Regional agency is reviewing stakeholder feedback, hopes to have something on paper by February or March.
SAN DIEGO—Plans to amend the Port of San Diego’s in-water hull cleaning policy were put off, Dec. 10, 2019, as the district’s staff and board members held off on a planned public hearing to allow for more time to review stakeholder feedback.
Port district staff planned to discuss a proposed in-water hull cleaning policy at the Board of Port Commissioners’ Dec. 10, 2019 meeting, but pushed the hearing to a future meeting after it was determined there were a few issues that still needed to be ironed out.
Commissioners are likely to weigh-in on a proposed policy in February or March 2020, according to a port district spokesperson.
Boaters and other stakeholders, meanwhile, were encouraged to submit questions, comments or concerns to port district staff by Dec. 23, 2019. Port district staff planned to evaluate next steps and determine whether they need to re-engage with the boating and maritime community, in order to gather more information or perspective.
The port district had drafted some policy changes on in-water hull cleaning practices and presented them to stakeholders. Three informational meetings were held in recent weeks, according to stakeholders who were in attendance. Several boaters and divers expressed concerns about the policy draft, at least one stakeholder told The Log.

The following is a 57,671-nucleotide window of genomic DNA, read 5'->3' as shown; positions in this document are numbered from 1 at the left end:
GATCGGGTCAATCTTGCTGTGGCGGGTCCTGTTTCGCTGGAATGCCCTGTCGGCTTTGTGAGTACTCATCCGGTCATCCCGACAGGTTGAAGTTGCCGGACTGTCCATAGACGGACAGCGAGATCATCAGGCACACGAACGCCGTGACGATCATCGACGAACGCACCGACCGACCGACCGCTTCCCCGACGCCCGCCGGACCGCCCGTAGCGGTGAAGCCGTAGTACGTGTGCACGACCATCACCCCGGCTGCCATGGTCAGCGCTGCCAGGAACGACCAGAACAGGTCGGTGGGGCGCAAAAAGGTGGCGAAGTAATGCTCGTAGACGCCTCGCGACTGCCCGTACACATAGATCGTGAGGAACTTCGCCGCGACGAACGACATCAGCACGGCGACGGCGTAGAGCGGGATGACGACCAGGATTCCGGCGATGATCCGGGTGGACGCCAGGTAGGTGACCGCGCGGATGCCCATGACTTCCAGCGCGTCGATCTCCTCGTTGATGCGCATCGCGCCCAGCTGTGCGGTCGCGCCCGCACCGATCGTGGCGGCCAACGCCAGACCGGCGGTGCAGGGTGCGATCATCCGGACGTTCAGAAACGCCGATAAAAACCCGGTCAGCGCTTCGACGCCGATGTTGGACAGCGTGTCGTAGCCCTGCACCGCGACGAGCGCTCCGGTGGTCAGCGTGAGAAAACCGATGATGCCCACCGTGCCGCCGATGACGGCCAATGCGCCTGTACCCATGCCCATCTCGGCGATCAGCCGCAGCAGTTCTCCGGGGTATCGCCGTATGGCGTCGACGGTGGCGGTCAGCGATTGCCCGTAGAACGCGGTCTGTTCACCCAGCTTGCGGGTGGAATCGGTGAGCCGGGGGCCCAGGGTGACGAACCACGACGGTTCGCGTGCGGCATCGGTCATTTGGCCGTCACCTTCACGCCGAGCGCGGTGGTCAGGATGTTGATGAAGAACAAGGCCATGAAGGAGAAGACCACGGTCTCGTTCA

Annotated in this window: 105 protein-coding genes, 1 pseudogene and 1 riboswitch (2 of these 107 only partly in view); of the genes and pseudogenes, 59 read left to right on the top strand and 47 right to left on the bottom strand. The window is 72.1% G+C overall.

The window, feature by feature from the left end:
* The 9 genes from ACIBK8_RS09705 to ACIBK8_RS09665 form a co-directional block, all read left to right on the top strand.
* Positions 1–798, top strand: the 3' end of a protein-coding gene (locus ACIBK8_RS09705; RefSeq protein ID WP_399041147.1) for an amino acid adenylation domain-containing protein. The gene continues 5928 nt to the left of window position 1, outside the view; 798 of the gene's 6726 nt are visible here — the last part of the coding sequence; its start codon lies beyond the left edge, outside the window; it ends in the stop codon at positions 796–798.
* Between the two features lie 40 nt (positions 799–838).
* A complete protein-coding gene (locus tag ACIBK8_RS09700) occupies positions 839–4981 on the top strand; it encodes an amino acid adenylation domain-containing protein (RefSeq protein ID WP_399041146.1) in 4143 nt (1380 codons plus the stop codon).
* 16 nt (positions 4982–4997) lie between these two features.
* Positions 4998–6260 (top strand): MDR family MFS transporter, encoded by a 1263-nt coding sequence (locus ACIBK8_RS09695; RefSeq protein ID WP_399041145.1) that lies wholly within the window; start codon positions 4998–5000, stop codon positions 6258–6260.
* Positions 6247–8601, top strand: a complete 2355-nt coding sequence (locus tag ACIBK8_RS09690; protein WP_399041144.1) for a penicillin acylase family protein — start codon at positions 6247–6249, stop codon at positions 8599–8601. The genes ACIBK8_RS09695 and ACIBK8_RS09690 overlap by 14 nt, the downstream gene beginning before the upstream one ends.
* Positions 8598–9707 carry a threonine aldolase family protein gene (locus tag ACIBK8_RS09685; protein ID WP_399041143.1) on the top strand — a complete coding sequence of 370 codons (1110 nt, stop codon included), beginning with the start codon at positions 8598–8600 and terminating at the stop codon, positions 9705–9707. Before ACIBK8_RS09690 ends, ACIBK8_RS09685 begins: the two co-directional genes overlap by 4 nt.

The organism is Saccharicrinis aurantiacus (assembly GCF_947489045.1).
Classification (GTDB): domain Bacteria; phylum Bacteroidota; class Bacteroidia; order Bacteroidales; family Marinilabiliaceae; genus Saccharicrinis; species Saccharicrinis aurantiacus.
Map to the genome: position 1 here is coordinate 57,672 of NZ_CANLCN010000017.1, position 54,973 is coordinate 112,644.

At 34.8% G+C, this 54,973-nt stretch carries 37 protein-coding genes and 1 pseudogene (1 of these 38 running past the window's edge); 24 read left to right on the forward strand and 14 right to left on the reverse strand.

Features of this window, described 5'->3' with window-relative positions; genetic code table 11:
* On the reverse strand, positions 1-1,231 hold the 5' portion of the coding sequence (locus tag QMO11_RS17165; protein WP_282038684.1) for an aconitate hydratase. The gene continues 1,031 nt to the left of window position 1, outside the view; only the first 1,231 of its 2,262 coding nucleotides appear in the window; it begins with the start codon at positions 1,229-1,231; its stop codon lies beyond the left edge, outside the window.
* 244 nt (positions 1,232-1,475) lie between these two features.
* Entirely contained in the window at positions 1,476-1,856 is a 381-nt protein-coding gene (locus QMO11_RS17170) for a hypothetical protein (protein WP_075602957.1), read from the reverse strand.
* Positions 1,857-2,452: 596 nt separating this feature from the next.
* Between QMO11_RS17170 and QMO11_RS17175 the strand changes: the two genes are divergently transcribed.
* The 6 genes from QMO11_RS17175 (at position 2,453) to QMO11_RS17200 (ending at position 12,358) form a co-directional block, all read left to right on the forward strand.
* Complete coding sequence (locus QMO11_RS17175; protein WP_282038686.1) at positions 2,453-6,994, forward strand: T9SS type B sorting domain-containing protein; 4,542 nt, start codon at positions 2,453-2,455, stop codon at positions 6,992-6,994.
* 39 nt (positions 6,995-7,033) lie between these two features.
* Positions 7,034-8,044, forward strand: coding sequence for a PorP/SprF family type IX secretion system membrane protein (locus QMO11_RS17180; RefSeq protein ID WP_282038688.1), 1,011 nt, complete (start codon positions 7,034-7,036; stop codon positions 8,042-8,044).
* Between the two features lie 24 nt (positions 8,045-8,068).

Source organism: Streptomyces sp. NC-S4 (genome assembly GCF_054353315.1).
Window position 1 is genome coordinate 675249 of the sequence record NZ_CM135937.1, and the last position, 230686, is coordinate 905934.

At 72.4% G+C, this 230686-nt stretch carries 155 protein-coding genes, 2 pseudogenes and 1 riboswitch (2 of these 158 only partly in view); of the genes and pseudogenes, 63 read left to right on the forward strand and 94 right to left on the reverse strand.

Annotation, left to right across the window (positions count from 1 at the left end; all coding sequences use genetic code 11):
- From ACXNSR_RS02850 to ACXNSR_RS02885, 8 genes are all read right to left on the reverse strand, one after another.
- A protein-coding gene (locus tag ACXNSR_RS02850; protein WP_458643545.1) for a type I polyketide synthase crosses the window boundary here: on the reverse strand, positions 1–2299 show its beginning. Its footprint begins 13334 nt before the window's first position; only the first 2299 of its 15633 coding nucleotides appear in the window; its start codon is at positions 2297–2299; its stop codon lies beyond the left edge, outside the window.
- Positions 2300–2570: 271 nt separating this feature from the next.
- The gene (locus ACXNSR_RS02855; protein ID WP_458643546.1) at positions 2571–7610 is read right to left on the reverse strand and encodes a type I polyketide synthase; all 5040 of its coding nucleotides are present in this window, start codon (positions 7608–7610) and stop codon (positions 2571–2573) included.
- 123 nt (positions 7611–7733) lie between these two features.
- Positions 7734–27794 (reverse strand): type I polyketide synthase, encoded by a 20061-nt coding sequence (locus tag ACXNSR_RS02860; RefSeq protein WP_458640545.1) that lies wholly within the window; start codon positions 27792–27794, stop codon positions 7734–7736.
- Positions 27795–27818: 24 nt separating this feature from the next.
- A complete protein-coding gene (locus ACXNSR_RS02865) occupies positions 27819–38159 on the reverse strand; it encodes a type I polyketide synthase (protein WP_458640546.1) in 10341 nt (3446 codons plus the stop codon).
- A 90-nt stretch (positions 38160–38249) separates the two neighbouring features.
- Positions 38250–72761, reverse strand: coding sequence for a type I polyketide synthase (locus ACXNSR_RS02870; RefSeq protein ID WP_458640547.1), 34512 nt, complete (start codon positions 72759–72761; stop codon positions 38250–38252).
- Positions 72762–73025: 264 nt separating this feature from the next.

Port district staff pulled the in-water hull cleaning policy proposal off the Dec. 10 commission meeting but doing so didn’t prevent divers and other stakeholders from appearing in front of the board and sharing their concerns.
Divers specifically stated a proposal to restrict the cleaning of hulls to once per month was counter productive. The proposal, according to divers, would lead to more aggressive cleaning, which means more copper in the water and a shortened lifespan for bottom paints.
Updating the port district’s in-water hull cleaning policy is part of a deadline to reduce copper levels in the waters of San Diego Bay. Shelter Island Yacht Basin has specifically been under a copper-reduction mandate, known as Total Maximum Daily Load, or TMDL. The port district and other entities were specifically directed to reduce copper levels in the water of Shelter Island Yacht Basin by 76 percent by 2022.
Port district staff stated they want to work collaboratively with marinas, boat yards and boaters, among others, in updating the in-water hull cleaning policy.
Changes to the in-water hull cleaning policy and ordinance was to be deliberated by the Board of Port Commissioners in January 2020; the discussion/public hearing is now expected to happen several weeks later, either in February 2020 or March 2020.
The Log will monitor this story and update readers as developments occur.